Rupert Murdoch, whose News Corp. owns the Sunday Times of London through a subsidiary, said the paper should apologize for printing what he called a "grotesque" cartoon of Israeli Prime Minister Benjamin Netanyahu.
Murdoch, the founder and CEO of News Corp., made his remarks Monday on Twitter about the cartoon that appeared the previous day. Netanyahu is depicted as building a brick wall with the blood of Palestinians as mortar.
"Gerald Scarfe has never reflected the opinions of the Sunday Times," Murdoch tweeted, referring to the cartoonist. "Nevertheless, we owe major apology for the grotesque, offensive cartoon."
The illustrator of the cartoon apologized for the timing of its publication, and said it was not intended to be anti-Semitic.
In a statement printed on his official website, Gerald Scarfe emphasized that "I am not, and never have been, anti-Semitic."
He said the drawing, published January 27 - International Holocaust Memorial Day - in the Sunday Times, was "a criticism of Netanyahu, and not of the Jewish people: there was no slight whatsoever intended against them."
"I was, however, stupidly completely unaware that it would be printed on Holocaust Day, and I apologize for the very unfortunate timing," the statement concluded.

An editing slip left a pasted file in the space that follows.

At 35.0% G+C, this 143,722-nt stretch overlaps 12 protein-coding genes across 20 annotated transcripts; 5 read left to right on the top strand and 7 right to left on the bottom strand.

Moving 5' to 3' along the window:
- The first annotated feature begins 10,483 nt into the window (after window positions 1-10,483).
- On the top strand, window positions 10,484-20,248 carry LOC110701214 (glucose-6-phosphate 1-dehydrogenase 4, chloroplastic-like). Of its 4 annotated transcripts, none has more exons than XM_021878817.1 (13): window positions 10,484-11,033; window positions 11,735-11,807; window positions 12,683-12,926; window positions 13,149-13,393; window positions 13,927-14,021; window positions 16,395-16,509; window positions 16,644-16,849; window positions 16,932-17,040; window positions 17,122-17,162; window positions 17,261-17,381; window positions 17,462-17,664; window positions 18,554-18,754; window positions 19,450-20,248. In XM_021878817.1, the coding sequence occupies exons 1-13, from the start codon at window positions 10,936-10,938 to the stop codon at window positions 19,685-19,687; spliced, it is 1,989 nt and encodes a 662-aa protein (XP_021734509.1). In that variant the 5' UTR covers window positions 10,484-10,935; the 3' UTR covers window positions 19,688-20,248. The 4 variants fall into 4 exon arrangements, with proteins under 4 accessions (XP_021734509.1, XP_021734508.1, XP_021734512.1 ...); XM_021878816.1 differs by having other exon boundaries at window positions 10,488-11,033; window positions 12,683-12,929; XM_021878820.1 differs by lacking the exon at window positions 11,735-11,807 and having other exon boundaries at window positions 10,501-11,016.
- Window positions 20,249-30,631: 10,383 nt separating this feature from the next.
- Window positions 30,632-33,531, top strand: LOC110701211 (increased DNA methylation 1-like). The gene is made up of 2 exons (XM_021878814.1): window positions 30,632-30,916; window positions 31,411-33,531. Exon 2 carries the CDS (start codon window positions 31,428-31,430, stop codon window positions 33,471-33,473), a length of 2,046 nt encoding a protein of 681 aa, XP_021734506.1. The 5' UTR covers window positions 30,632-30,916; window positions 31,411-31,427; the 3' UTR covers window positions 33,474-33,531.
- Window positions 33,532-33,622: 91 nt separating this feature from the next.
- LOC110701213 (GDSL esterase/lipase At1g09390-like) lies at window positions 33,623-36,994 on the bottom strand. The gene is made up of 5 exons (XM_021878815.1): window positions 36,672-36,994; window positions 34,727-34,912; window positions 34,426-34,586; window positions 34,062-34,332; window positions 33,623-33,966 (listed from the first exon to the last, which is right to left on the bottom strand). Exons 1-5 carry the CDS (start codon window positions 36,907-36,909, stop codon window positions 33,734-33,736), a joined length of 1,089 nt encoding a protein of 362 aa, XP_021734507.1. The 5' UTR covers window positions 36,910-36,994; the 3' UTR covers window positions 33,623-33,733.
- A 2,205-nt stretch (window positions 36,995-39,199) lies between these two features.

Murdoch's statement was made in response to criticism from leaders of the Jewish community in the United Kingdom who said the drawing was reminiscent of anti-Semitic blood libels.
Jon Benjamin, the head of the Board of Deputies of British Jews, called the cartoon "appalling" and said it was similar to the offensive images of Jews "more usually found in parts of the virulently anti-Semitic Arab press."
Benjamin said its appearance in the broadsheet on International Holocaust Remembrance Day added insult to injury.
Earlier on Monday, the Sunday Times defended the cartoon, saying it was "aimed squarely at Mr. Netanyahu and his policies, not at Israel, let alone at Jewish people."
The Anti-Defamation League, which earlier condemned the cartoon as blatantly anti-Semetic, welcomed Murdoch's apology, however criticized the newspaper's senior editors, who "vigorously defended the cartoon as a form of legitimate criticism."
"The cartoon, which is so shocking and reminiscent of the virulently anti-Semitic cartoons we see routinely in the Arab press," the statement said, "is clearly indefensible.”
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